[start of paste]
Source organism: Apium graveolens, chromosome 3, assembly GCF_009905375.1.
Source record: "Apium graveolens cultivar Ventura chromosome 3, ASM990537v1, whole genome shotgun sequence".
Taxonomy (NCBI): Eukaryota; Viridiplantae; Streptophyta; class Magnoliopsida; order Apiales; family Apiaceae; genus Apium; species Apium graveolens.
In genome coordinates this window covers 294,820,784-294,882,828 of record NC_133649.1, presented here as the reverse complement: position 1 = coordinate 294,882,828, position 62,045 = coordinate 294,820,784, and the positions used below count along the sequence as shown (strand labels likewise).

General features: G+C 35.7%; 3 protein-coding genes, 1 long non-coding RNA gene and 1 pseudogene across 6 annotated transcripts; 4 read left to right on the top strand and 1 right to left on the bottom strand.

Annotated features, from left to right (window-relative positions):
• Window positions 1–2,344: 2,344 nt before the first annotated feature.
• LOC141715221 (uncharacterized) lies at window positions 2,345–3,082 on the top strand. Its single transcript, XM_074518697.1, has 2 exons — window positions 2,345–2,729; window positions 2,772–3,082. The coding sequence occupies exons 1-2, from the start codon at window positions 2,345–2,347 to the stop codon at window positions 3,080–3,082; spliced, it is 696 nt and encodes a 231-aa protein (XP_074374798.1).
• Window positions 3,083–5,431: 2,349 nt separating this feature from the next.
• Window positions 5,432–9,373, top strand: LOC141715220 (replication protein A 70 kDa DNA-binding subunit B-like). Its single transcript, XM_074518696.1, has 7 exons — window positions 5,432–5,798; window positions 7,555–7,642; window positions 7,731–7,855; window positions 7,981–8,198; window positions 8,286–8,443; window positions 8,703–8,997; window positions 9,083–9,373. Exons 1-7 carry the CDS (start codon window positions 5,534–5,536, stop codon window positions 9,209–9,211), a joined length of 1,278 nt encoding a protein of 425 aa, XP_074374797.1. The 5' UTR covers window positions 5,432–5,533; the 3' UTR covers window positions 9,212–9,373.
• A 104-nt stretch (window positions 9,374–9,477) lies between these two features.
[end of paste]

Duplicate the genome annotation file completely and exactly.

Source organism: Apium graveolens, chromosome 3, assembly GCF_009905375.1.
Source record: "Apium graveolens cultivar Ventura chromosome 3, ASM990537v1, whole genome shotgun sequence".
Taxonomy (NCBI): Eukaryota; Viridiplantae; Streptophyta; class Magnoliopsida; order Apiales; family Apiaceae; genus Apium; species Apium graveolens.
In genome coordinates this window covers 294,820,784-294,882,828 of record NC_133649.1, presented here as the reverse complement: position 1 = coordinate 294,882,828, position 62,045 = coordinate 294,820,784, and the positions used below count along the sequence as shown (strand labels likewise).

General features: G+C 35.7%; 3 protein-coding genes, 1 long non-coding RNA gene and 1 pseudogene across 6 annotated transcripts; 4 read left to right on the top strand and 1 right to left on the bottom strand.

Annotated features, from left to right (window-relative positions):
• Window positions 1–2,344: 2,344 nt before the first annotated feature.
• LOC141715221 (uncharacterized) lies at window positions 2,345–3,082 on the top strand. Its single transcript, XM_074518697.1, has 2 exons — window positions 2,345–2,729; window positions 2,772–3,082. The coding sequence occupies exons 1-2, from the start codon at window positions 2,345–2,347 to the stop codon at window positions 3,080–3,082; spliced, it is 696 nt and encodes a 231-aa protein (XP_074374798.1).
• Window positions 3,083–5,431: 2,349 nt separating this feature from the next.
• Window positions 5,432–9,373, top strand: LOC141715220 (replication protein A 70 kDa DNA-binding subunit B-like). Its single transcript, XM_074518696.1, has 7 exons — window positions 5,432–5,798; window positions 7,555–7,642; window positions 7,731–7,855; window positions 7,981–8,198; window positions 8,286–8,443; window positions 8,703–8,997; window positions 9,083–9,373. Exons 1-7 carry the CDS (start codon window positions 5,534–5,536, stop codon window positions 9,209–9,211), a joined length of 1,278 nt encoding a protein of 425 aa, XP_074374797.1. The 5' UTR covers window positions 5,432–5,533; the 3' UTR covers window positions 9,212–9,373.
• A 104-nt stretch (window positions 9,374–9,477) lies between these two features.